By Daniel LoBue, Tego Systems Corp.
Editor’s Note: Only final revised data published by U.S. government agencies and other data sources have been used in analyzing the U.S. economy to maintain accuracy and discipline in our deliberations. We utilize monthly data from the following U.S. government agencies: Federal Reserve Bank, the U.S. Census Bureau, the CIA World Fact Book – all of which is then cross-referenced with data from the World Bank, the International Monetary Fund (IMF), the Harvard Joint Center for Housing Studies and several other economic institutions with a solid long-term track record. We use inflation-adjusted numbers, calculated based on the official inflation data published by the U.S. Federal Reserve Bank and the U.S. Census Bureau.
Since our last report appearing in the September/October 2019 issue of ProInstaller magazine, many of our views based on our analysis have materialized and the downward pressure has continued in the overall U.S. residential and commercial construction markets. Revised numbers by the U.S. Census Bureau were available for September 2019 at the time of writing this report in early December 2019. Along with final data published by the U.S. Census Bureau in the current October 2019 memorandum.
Residential Housing Construction
We are on track for a 12% decline from 2018 in single-family housing completions at an annual rate of 858,000 units. Residential construction inflation is now revised at 4% increases with the decline in reality to 16%. Interestingly, residential building permits inched up 5% over last year (2018) which gave the recent builder confidence news a boost which we feel is misguided as single-family housing completions are still trending down considerably over 2018.
Recently, there have been more optimistic views going into 2020 for the residential home market from several industry experts and players, but we do not think that tighter inventories of single family homes will spark a housing boom despite the fact that credit standards are expected to loosen in 2020.
The multi-family segment has seen higher completions at an annual rate of 354,000 units — an increase of 31% over 2018. At the same time, we see multi-family building permits cooling off as issuance is down 4% compared to last year. However, builders are still filing higher numbers of multi-family permits (476,000), which is 27% higher than units completed, as the trend from owning to renting continues, and builders are focusing on multi-family developments.
Annualized commercial construction was flat compared to 2018 at $451.5 Billion. Factoring in that commercial construction inflation is still tracking at over 5%, the commercial sector is trending down at the same 5+%. This is now the third straight year of contraction due to the very high inflation associated with commercial construction. Most certainly geo-political uncertainties are having a considerable effect on companies being cautious on expanding their real estate footprint.
Public construction is up by 9% over last year at $327.2 Billion; after factoring in 5% construction inflation, the whole sector is still up by 4%.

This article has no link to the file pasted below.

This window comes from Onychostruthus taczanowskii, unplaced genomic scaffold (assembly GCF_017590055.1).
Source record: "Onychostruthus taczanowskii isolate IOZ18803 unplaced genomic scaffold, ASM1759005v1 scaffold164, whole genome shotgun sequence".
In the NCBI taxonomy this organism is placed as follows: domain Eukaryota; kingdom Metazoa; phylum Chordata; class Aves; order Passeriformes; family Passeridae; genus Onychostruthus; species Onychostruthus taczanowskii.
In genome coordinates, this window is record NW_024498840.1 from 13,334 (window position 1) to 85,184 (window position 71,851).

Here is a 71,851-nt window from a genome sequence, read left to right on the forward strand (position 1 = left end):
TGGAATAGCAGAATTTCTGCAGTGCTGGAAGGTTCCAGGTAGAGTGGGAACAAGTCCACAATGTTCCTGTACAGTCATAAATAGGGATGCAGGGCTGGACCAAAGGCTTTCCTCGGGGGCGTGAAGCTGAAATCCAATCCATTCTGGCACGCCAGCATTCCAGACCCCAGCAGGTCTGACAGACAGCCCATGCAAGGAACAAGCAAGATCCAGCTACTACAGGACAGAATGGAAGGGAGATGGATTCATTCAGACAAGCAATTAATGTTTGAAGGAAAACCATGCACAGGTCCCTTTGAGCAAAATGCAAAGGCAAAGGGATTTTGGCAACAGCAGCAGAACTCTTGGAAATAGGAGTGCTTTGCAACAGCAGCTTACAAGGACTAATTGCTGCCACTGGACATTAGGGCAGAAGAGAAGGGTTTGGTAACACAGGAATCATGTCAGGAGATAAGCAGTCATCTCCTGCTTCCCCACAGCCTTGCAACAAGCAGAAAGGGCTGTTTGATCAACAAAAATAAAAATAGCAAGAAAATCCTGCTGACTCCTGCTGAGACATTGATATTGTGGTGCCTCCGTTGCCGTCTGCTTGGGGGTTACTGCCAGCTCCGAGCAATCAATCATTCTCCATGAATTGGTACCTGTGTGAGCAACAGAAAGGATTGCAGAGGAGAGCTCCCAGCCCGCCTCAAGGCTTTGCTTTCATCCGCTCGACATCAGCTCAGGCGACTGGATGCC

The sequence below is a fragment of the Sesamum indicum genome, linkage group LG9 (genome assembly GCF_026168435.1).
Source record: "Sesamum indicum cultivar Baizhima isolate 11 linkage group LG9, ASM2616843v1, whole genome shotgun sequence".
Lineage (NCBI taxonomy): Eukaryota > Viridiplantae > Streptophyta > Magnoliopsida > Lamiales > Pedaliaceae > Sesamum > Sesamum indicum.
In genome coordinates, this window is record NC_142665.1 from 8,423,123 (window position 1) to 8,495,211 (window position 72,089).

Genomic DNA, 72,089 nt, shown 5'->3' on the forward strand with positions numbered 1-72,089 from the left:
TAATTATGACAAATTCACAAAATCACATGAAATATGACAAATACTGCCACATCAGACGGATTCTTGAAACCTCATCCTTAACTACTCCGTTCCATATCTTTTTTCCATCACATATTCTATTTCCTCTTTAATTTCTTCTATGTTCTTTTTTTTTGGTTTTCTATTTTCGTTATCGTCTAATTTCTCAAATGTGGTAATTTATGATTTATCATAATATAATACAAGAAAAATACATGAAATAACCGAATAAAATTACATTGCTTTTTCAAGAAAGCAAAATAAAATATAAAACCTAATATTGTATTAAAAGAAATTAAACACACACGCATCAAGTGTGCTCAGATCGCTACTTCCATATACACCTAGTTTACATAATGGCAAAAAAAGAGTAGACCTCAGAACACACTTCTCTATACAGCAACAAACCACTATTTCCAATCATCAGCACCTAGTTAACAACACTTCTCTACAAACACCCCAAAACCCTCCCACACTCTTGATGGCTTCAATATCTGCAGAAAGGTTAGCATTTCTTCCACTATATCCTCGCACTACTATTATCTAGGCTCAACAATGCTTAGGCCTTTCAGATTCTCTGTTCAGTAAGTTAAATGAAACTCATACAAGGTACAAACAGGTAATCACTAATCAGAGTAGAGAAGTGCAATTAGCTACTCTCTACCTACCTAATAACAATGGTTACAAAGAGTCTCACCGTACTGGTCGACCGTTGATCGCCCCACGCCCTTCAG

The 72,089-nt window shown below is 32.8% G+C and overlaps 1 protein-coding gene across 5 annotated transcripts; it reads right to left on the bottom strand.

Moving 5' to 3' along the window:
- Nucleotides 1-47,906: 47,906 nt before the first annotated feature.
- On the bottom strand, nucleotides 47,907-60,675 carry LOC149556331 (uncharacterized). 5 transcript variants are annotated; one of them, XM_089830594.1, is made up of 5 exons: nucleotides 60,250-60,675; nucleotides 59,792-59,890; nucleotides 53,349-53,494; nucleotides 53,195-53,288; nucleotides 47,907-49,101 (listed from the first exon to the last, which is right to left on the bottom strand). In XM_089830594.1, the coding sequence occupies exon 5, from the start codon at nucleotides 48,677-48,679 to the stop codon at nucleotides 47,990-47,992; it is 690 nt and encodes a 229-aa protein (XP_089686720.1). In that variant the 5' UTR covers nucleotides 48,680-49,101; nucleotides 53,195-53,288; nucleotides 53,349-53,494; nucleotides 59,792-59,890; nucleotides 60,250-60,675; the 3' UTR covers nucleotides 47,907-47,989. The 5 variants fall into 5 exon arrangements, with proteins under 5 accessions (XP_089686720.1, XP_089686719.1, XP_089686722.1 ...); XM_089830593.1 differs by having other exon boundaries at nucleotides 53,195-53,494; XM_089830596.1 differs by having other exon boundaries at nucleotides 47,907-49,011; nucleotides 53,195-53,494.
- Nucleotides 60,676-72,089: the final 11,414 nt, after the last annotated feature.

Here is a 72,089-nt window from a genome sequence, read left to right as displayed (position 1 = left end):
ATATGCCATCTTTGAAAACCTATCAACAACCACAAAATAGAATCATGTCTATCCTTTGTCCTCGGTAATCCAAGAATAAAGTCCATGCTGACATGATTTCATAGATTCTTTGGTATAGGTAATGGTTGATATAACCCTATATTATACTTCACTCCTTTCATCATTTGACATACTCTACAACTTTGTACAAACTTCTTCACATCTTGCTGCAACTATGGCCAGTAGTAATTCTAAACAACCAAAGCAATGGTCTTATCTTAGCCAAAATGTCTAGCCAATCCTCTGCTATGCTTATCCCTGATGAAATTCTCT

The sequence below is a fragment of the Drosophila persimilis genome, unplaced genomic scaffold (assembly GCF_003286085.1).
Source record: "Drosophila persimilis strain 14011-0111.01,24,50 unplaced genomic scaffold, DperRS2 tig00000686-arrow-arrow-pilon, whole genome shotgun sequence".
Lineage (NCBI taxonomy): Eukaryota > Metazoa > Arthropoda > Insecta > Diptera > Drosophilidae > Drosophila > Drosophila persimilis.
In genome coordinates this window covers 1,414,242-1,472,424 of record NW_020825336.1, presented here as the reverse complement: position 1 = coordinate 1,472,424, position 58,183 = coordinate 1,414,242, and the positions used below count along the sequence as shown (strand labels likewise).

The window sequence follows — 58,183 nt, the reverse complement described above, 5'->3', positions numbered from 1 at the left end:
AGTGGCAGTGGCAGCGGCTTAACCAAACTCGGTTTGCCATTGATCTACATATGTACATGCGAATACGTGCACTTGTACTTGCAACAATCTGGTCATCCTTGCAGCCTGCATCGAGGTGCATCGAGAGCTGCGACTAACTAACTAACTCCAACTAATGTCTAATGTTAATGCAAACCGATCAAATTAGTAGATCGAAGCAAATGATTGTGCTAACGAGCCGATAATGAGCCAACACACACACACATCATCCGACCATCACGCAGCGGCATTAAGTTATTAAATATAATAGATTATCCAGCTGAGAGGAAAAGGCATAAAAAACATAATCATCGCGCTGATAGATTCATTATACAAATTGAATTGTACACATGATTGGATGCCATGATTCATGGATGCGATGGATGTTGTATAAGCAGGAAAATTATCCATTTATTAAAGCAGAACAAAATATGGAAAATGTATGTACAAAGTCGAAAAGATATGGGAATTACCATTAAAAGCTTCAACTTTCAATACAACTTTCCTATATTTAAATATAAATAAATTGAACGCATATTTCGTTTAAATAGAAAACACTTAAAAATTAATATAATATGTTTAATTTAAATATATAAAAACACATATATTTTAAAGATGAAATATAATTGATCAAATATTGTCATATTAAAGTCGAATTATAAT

Outlook into 2020
According to reputable institutions, the global economy remains weak, particularly the manufacturing sector, to levels not seen since the 2008 financial crisis. Global growth is now expected to be at about 3.5% for 2020 — derived mostly from the service sectors. The main driver for the anticipated growth rate in manufacturing are the rising trade and geopolitical tensions which have significantly increased uncertainty about the future of the global trading system and international cooperation in general.
Monetary easing policies in the world’s developed economies have cushioned some of the impact and the continued spectacular rise of service sectors, have kept unemployment rates low. As the U.S. is upon its next election cycle in 2020, these events are quite contentious and may be more so in modern times negatively affecting economic sentiment. With some international trade agreements partially completed and some changing on a weekly and sometimes daily basis we have an overall sentiment of uncertainty. In the last five months, enough fundamentals have not changed in favor for construction markets to signal improvement and get back to normalized growth until at least past the 2020 elections.
Generational Changes Affecting Residential Housing: There are several interesting facts about the demographics of the various generations in the U.S. that are either retired, established in the workforce or are entering the workforce. Zillow has recently published a study conducted in all U.S. residential markets which shows Baby Boomers own more than 30% of all residential real estate, and possess 57% of the nation’s wealth, while representing only 22% of the population. The Boomers wealth is tied to their paid off primary real estate and retirement accounts.
Zillow is estimating that between the early 2020’s and the late 2030’s approximately 1 million residential properties per year will hit the existing home resale market. If this occurs, 20% more homes will be added to the future supply from the current 5 million + today. The question is, how many of these homes will eventually be absorbed by Generation X, the Millennials and Generation Z? Of course, some of this excess inventory will be naturally absorbed, but we believe that these dynamics will maintain considerable downward pressure on resale prices for a 15-17 year period.
Homeownership age compared to the 1990’s, when first home buyer median age was in the low 30’s, has changed upward dramatically to 47 years today. From the Boomers to Generation X and the Millennials, the average family size has declined from 3.3 to 2.5 people per household, which obviously requires fewer square feet. Generation X who are in their 40’s+ today are already owning smaller real estate than their parents, and the general consensus of the Millennials is not wanting to own a home, because they have gotten shell shocked living through the housing collapse of 2008-2011 and witnessing the financial struggles of their parents. Further, most prefer to live in urban areas where home prices are at historical highs, making renting smaller square feet condos/apartments the only affordable option.